Albany area hospitals help reduce preterm deliveries
Region’s hospitals reduce scheduled preterm deliveries
By Claire Hughes
Published 8:54 pm, Tuesday, January 13, 2015
Sixty-three maternity centers, including six in the Capital Region, were recognized by the state Health Department Tuesday for their low number of early deliveries scheduled without medical reason.
The statewide goal is to bring down the number of preterm births, before 39 weeks gestation, which can lead to serious medical problems for babies, including inadequate brain development.
In the Capital Region, facilities receiving quality awards include Albany Medical Center, Bellevue Woman’s Center, Saratoga Hospital, Glens Falls Hospital, Nathan Littauer Hospital and Columbia Memorial Hospital.
“Preterm birth can lead to severe health problems, including difficulty breathing and feeding, vision impairment, and developmental delays,” state Health Commissioner Howard Zucker said in a statement. “The brain is the last major organ to mature in babies; the more prematurely a baby is born, the more likely it is that bleeding or other stressors will affect the brain.”
Albany Med, Columbia Memorial and Nathan Littauer reported fewer than three scheduled deliveries without medical need for all of 2013. Bellevue, Saratoga Hospital and Glens Falls Hospital reported fewer than three such deliveries in the six-month period from July to December 2013.
Two Capital Region birthing centers, St. Peter’s Hospital in Albany and Burdett Care Center in Troy, were not on the list of those recognized. A spokesman for St. Peter’s was not able to provide information Tuesday on the number of early scheduled deliveries in 2013 that were not medically necessary. A spokesman said Burdett Care Center had only one early, scheduled, medically unnecessary delivery during 2013, but did not report its data to the state in time to be considered for the Quality Award.
The local maternity centers were among 97 to participate in the New York State Perinatal Quality Collaborative, a Health Department initiative to reduce the number of babies whose births were induced or completed through cesarean section, without a medical need for those procedures. Collectively, these hospitals reported a 92 percent decrease in scheduled deliveries for no medical reason between 36 and 39 weeks gestation, between June 2012 and December 2013.
The figure includes an 86 percent decrease in inductions, when medication is used to start a pregnant woman’s labor, and a 94 percent decrease in cesarean sections, when a baby is surgically removed from the mother’s abdomen.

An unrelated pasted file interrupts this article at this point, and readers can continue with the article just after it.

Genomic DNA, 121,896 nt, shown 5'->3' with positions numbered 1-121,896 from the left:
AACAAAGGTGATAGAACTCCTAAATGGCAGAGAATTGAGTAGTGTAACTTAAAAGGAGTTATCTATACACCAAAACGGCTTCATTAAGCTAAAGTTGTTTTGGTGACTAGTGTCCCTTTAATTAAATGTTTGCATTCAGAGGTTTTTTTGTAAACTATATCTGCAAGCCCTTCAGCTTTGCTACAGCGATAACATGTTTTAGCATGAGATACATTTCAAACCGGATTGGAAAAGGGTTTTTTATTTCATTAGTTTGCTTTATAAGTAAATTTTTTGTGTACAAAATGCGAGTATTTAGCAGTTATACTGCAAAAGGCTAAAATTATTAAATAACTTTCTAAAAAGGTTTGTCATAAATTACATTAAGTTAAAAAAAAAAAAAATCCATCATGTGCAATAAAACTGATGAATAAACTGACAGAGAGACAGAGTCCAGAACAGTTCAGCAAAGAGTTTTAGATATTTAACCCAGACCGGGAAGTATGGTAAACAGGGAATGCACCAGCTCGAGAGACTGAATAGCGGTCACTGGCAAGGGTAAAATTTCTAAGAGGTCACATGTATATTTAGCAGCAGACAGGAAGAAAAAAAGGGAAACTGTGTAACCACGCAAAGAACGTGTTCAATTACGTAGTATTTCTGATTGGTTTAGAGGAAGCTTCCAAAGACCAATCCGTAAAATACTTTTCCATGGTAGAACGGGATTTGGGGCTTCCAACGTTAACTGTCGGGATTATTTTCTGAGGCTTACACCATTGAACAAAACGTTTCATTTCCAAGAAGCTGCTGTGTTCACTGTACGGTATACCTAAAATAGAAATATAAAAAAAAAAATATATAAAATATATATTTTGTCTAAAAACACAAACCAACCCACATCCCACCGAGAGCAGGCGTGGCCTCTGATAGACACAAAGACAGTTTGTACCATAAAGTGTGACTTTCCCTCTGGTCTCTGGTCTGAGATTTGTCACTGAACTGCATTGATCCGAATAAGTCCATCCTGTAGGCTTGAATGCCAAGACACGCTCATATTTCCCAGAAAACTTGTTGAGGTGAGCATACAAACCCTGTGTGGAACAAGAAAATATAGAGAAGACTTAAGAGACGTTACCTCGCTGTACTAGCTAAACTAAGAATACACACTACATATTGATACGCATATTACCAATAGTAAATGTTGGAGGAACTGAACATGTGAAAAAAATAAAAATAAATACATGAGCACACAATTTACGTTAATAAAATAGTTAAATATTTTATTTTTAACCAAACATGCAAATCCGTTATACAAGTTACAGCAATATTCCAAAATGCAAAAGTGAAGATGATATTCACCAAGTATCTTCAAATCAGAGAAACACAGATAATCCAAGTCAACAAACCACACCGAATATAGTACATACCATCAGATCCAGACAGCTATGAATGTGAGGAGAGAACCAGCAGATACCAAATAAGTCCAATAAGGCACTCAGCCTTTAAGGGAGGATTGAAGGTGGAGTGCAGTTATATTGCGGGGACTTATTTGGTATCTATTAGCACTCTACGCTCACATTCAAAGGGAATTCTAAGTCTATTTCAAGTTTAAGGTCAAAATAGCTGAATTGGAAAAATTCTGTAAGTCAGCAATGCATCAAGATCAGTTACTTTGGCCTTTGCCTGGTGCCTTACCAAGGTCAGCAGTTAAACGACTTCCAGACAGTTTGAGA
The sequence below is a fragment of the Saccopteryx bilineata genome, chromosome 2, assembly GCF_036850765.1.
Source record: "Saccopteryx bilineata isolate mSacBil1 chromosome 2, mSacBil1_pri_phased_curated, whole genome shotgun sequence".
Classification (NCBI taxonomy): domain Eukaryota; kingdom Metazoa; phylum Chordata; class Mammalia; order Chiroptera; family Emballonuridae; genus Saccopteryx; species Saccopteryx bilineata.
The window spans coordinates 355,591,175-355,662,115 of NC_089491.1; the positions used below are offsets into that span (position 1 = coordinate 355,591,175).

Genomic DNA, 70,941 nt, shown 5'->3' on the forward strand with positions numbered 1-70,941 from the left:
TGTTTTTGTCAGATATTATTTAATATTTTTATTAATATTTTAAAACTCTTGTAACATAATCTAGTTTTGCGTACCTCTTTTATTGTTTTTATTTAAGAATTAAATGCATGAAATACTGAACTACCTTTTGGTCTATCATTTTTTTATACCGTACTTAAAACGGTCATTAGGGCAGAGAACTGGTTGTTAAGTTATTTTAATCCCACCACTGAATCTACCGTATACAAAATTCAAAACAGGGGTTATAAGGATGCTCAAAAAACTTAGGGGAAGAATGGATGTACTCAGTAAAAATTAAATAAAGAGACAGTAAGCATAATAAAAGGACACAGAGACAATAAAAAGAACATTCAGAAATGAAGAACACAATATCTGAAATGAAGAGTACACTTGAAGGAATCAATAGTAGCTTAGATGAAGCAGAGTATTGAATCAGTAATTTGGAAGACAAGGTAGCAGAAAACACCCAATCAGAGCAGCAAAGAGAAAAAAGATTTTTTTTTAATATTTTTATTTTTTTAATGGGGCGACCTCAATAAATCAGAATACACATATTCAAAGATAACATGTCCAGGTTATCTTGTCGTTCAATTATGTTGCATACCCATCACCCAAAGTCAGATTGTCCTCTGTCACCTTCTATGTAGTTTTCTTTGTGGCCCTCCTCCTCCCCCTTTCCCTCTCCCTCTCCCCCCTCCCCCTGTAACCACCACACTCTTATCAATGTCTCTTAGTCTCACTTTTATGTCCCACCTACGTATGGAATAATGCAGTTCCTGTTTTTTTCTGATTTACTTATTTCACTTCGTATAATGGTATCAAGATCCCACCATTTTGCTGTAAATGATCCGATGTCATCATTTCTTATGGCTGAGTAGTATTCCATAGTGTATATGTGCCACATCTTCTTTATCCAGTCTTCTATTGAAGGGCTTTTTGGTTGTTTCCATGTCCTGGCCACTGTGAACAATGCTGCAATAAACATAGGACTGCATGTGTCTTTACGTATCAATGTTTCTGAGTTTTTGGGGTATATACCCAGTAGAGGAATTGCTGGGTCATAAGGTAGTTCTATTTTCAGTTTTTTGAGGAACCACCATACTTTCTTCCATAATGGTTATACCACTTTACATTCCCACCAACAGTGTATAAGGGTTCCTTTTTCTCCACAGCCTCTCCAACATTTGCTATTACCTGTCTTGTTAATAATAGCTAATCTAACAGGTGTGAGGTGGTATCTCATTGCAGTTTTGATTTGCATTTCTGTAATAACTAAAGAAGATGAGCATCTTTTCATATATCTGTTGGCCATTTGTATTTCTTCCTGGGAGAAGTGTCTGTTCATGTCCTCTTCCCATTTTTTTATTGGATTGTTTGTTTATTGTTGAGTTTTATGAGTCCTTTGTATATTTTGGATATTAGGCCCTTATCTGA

The effort was targeted only at elective inductions and C-sections, not at those done for the health and safety of either mother or baby. There remain sound medical reasons to induce labor or perform a C-section before 39 weeks, noted Dr. Kevin Kiley, chairman of obstetrics and gynecology at Albany Medical Center. Those include high blood pressure, vaginal bleeding or a serious infectious illness in the mother, or an abnormal heartbeat, irregular growth or other signs of struggle in the baby.
What doctors and health officials are aiming to reduce are scheduled inductions and C-sections done for purely elective reasons, including sheer convenience, Kiley said. He listed a few reasons mothers chose this option: “I’m tired of being pregnant, my feet are swollen, my husband’s going to Afghanistan, I want Dr. Kiley to deliver the baby and he’s going on vacation next week.”
For decades, scheduling such deliveries after 37 weeks was not considered a problem, Kiley said. But a 2007 study by Utah-based Intermountain Healthcare began to change the thinking of the medical community, he said. It showed babies born before 39 weeks gestation were at higher risk for complications, including serious ones that required costly care in the neonatal intensive care unit.
“We were putting babies in the NICU just because mom wanted to have her baby while her mother was in town,” Kiley said.
By 2010, health officials were beginning to urge birthing centers to cut back on the numbers of elective births before 39 weeks.
By that time, Albany Med had begun its own efforts to reduce such births, Kiley said. It instituted strict rules prohibiting the scheduling of inductions or C-sections even as late as the last day of the 38th week.
In 2011, perhaps 18 percent of scheduled C-sections at Albany Med were not medically necessary, Kiley said. In 2013, just one in about 330 scheduled C-sections could be considered elective.
One big challenge in these efforts has been educating pregnant women on the risks associated with early scheduled delivery, local health system representatives said.
“Some of the physicians will tell you that they get a lot of pressure from their patients, and I really think it’s just that they don’t understand the potential risks,” said Karen Lantzy, administrative director of women’s services at Bellevue.
Bellevue will sponsor the showing of a movie, “Go the Full 40,” at Colonie Center on March 31 to help educate area residents on the benefits of carrying a baby through 40 weeks of pregnancy, Lantzy said.
The state Health Department reported Tuesday that birthing centers in the collaborative documented a 41 percent increase in educating pregnant women on the risks and benefits of preterm scheduled delivery.
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